Do you miss the Skoda Yeti? Sadly, the Czech brand’s quirky and characterful small SUV is long gone, but Skoda has a newer and slightly bigger option for those shopping for a five-seat high-riding wagon – the Karoq.
All-new and designed to sit beneath the Kodiaq seven-seater in Skoda’s modern range, the Karoq competes in the ultra-competitive small-to-medium SUV segment against cars like the Hyundai Tucson, Mazda CX-5 and Nissan Qashqai, thus making it an attractive proposition to young families and downsizers. Being so new, though, it's something of an unknown quantity. How does it stack up?
The Karoq starts at $29,990 in manual form and is only available in one ‘grade’, and opting for the seven-speed automatic brings that up to $32,290. The car we have on test here also boasts the $1700 Travel Pack, the $3600 Premium Pack, and metallic paint, which takes the total as-tested retail price to $38,290.
That puts it in the upper end of the medium SUV bracket if you get busy with the option list, but considering its European origins it still stacks up as reasonable value - especially if you keep it closer to its 'standard' specification.
Fuel bills won’t hurt you much either, with Skoda claiming an average consumption of 5.8L/100km, though it requires more expensive 95-octane fuel at a minimum.
In its base form, the Karoq comes with the basics well catered for. An 8-inch colour touchscreen is the primary infotainment interface, while standard kit includes keyless entry and ignition, adaptive cruise control, rear parking sensors, dual-zone climate control, rain-sensing wipers and dusk-sensing headlamps.
With the Travel and Premium packages our car had, the equipment list swells further with a powered driver’s seat, heated front seats, LED headlamps, leather-appointed upholstery, a powered tailgate and front parking sensors.
With this level of features, the only thing that’s notably absent is a built-in satellite navigation system – though the standard smartphone mirroring capability offers a workaround via Apple CarPlay or Android Auto.
At 4382mm long and 1841mm wide, the Karoq is actually on the small end of the scale for a medium SUV. Conversely, it’s at the large end of the spectrum for a small SUV, and as such compares most directly with other segment-splitters like the Jeep Compass.
It feels bigger on the inside though, thanks to a large glasshouse and versatility-boosting features like its removable second row of seats. That’s right: not only do the rear backrests fold down to enlarge cargo capacity, but the seats themselves can be folded forward against the front seats or even removed altogether.
That effectively transforms the Karoq from a five-seat wagon into a two-seat van. Moving house? A Karoq might be all you need. Seats-up it offers an already-generous 479-litre capacity, with that figure exploding to 1810 litres with the second row removed entirely.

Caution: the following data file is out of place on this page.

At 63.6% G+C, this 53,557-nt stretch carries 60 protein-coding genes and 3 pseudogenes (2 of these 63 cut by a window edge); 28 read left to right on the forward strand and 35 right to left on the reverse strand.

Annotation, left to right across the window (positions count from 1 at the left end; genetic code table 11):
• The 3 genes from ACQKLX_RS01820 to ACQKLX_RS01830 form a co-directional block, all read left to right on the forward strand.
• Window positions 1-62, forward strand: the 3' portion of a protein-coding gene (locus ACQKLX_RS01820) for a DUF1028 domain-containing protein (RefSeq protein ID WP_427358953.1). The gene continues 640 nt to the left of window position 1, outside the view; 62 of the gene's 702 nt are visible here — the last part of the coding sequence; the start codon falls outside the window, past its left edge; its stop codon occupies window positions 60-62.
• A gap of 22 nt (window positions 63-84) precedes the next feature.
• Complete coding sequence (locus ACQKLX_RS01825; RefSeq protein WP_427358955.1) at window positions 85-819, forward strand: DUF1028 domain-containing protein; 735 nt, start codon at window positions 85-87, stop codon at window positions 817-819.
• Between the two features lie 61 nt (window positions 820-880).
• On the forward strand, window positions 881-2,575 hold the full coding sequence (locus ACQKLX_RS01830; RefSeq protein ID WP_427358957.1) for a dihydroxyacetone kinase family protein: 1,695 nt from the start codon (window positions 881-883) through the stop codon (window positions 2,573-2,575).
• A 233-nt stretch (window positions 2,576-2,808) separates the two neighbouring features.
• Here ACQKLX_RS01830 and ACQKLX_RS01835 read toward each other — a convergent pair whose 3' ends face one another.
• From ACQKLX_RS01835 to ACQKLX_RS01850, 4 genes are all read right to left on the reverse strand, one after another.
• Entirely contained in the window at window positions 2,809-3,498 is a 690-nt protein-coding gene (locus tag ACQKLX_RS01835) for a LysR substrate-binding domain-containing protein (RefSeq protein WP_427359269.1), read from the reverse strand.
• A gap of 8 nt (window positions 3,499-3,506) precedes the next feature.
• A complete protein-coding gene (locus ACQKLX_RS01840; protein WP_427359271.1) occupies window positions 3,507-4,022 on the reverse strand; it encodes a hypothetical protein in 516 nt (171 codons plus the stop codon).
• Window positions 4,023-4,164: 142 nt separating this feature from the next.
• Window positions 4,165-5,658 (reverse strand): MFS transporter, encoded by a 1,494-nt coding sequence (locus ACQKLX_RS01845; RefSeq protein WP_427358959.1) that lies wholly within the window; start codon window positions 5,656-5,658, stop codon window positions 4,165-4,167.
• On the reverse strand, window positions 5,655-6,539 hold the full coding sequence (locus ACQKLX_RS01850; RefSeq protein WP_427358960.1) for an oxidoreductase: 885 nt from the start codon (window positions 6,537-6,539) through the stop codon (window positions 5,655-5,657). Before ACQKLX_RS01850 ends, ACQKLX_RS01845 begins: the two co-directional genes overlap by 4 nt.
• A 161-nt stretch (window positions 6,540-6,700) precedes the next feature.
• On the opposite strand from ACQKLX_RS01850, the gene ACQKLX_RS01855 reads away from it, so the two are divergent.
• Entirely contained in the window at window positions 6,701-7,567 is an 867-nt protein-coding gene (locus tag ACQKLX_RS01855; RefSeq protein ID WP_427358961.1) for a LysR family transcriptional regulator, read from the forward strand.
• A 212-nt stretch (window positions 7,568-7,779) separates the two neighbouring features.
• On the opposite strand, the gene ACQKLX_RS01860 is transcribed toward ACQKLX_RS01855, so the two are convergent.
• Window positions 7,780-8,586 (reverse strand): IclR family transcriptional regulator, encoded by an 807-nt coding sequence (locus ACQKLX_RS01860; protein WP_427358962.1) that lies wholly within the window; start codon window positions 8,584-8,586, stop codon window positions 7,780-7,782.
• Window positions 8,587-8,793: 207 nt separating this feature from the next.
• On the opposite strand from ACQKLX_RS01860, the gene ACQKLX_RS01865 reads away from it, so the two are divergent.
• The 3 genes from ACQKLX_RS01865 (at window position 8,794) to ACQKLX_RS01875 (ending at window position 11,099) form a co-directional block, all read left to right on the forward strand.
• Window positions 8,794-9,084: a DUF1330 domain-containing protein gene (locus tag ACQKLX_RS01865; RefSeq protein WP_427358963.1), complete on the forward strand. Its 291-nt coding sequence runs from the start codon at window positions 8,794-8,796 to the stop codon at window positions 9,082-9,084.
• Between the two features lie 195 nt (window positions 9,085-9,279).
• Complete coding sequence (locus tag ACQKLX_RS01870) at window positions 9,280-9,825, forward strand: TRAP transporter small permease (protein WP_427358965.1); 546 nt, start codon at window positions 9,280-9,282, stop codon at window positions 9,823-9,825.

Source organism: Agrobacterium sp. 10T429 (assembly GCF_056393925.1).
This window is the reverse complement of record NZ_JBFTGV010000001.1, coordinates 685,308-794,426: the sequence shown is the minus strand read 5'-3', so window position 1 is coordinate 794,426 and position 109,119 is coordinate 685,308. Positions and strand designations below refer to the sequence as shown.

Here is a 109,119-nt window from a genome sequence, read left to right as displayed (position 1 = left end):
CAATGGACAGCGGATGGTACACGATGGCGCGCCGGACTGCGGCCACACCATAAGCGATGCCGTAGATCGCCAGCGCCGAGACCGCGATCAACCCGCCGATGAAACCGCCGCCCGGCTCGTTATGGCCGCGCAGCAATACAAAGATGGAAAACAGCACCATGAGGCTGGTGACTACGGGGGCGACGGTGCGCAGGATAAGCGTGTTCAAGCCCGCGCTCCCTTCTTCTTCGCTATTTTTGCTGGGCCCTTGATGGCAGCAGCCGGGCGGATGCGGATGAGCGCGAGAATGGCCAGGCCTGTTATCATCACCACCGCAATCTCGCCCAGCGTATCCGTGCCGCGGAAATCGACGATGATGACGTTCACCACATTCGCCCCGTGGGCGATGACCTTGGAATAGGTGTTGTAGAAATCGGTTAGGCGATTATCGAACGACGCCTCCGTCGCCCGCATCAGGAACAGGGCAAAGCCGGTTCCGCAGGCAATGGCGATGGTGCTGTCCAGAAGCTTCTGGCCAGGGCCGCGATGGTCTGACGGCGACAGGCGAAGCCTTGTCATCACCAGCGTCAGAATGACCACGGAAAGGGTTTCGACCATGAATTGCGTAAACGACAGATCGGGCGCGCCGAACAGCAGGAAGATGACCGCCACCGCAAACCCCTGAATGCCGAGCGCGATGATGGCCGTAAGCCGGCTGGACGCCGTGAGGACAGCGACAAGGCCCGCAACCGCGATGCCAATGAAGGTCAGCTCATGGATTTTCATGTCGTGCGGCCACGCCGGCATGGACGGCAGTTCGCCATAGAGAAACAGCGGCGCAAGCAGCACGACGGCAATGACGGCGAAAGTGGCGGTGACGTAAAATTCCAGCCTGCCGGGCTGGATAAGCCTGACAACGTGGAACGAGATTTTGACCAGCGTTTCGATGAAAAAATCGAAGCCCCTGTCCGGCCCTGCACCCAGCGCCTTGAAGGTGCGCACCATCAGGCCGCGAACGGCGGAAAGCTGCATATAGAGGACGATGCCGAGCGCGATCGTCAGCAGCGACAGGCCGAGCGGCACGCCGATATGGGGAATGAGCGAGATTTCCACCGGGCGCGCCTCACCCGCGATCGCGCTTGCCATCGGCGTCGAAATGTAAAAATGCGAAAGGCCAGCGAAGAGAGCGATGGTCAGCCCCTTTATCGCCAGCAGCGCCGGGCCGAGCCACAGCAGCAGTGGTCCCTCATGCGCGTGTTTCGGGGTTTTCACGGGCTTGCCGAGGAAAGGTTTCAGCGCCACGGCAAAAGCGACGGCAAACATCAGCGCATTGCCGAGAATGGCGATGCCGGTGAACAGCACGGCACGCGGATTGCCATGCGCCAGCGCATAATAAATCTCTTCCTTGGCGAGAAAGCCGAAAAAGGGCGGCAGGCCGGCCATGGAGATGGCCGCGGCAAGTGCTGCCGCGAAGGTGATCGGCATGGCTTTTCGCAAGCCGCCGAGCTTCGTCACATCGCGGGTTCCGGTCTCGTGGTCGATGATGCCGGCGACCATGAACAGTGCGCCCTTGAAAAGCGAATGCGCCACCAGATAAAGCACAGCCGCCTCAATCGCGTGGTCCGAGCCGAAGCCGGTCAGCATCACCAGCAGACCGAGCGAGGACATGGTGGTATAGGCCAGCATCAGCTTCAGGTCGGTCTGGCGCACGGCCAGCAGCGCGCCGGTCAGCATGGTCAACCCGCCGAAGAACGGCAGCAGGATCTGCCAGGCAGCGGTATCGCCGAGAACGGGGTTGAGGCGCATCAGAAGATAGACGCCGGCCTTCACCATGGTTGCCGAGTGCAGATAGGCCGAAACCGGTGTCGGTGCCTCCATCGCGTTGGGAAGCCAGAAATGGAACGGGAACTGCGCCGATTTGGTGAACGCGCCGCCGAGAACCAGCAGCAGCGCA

All Karoqs come equipped with a strong safety suite. A frontal collision warning is a potential life-saver and so is autonomous emergency braking, while stability control, traction control and ABS round out the rest of its standard electronic safety aids. The optional Travel pack adds lane keep assist and blind spot detection.
Occupants are protected by seven airbags and three-point seatbelts on all seats, along with anti-whiplash headrests on the front seats. A rear view camera and reverse parking sensors are also standard on the Karoq
The Karoq is a winner as far as in-cabin comfort goes. The front seats offer excellent support and comfort, while the outboard rear seats are contoured to allow a relaxed posture and good under-thigh support. The rear backrests are also individually adjustable for recline, and big rear doors ease entry and exit.
But most importantly, it feels commendably spacious thanks to plenty of headroom and a big ‘glasshouse’. Face-level air vents for the back seat are another plus too, and the overall ambience borders on premium thanks to clean, minimalist design, solid build quality and high-grade materials.
It’s quiet when travelling at speed, even in the back seats, and the Skoda’s ride quality is generally firm but with a compliance that sees it knock the harsher edges off of bumps and potholes.
ON THE ROAD
The Karoq only comes with one engine, but the 110kW/250Nm turbocharged 1.5-litre four-cylinder is not wanting for mechanical grunt. Its maximum torque figure is available from 1500-3500rpm, which translates to strong acceleration from just off idle that doesn’t taper off until quite high in the rev range – perfect for getting around town smartly without having to work the engine hard.
With seven speeds, the Karoq’s dual-clutch automatic is fast-shifting when in motion but can occasionally execute a jerky shift when in heavy traffic. There are few complaints about how it handles or rides, however, thanks to light but authoritative steering and a suspension tune that balances grip and cornering capability with comfort quite admirably.
The Skoda Karoq is a surprise package, one that feels tailor-made for the needs of the average Australian motorist. Its cabin versatility is impressive and unique within its segment, while it’s easy to drive, fuel-efficient, well-built and well-equipped.
Couple those attributes with its five-seater SUV form factor – which is fast becoming the go-to choice for Aussie car buyers – and Skoda is onto a winning formula with its Karoq.